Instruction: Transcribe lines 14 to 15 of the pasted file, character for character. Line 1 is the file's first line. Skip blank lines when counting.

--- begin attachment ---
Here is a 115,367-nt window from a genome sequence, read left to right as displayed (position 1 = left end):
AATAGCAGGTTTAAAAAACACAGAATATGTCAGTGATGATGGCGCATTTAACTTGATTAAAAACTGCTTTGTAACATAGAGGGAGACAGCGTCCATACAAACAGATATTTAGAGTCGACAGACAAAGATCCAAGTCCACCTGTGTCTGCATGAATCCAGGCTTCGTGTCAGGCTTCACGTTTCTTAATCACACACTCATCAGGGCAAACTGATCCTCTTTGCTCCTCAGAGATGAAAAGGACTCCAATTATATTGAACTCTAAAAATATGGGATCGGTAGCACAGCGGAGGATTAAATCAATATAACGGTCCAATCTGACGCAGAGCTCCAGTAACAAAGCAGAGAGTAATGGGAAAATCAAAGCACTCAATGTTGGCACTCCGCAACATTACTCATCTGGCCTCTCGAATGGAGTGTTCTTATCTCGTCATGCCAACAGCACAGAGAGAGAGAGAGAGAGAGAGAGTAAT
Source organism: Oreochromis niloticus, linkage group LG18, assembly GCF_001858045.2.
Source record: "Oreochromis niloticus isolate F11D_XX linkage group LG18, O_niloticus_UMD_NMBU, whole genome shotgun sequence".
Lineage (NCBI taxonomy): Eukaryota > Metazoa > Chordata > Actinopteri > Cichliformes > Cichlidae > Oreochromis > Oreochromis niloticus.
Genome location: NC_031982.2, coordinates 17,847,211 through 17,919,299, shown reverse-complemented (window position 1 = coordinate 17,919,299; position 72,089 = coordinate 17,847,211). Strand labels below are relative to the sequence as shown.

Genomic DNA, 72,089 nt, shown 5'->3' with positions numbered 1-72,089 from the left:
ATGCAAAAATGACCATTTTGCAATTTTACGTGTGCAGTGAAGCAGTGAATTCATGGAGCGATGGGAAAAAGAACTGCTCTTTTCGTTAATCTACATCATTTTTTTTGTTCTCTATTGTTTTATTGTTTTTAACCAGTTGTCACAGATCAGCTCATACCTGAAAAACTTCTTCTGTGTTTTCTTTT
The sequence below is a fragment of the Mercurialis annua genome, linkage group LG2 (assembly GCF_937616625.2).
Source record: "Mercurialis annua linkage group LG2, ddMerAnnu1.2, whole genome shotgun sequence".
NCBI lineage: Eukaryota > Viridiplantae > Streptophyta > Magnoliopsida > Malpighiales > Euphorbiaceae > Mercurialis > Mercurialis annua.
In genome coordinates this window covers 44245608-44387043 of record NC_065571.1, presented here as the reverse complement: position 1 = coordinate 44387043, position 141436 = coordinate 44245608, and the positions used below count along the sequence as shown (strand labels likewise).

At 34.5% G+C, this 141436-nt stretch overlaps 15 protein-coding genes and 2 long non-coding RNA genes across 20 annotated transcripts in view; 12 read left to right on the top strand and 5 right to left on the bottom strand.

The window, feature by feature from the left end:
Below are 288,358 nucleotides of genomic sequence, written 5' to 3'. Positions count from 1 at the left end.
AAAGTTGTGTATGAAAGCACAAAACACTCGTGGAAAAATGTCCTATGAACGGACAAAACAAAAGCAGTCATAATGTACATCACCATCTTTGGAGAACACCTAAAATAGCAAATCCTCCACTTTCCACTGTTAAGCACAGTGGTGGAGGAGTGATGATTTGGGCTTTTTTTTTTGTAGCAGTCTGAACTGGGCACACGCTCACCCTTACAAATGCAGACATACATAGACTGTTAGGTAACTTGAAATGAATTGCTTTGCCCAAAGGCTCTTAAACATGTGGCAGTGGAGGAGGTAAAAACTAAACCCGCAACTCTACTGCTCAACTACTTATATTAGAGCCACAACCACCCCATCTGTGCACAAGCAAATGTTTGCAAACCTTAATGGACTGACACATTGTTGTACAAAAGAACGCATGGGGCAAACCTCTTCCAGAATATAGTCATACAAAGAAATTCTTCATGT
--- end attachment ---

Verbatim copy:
The window, feature by feature from the left end:
Below are 288,358 nucleotides of genomic sequence, written 5' to 3'. Positions count from 1 at the left end.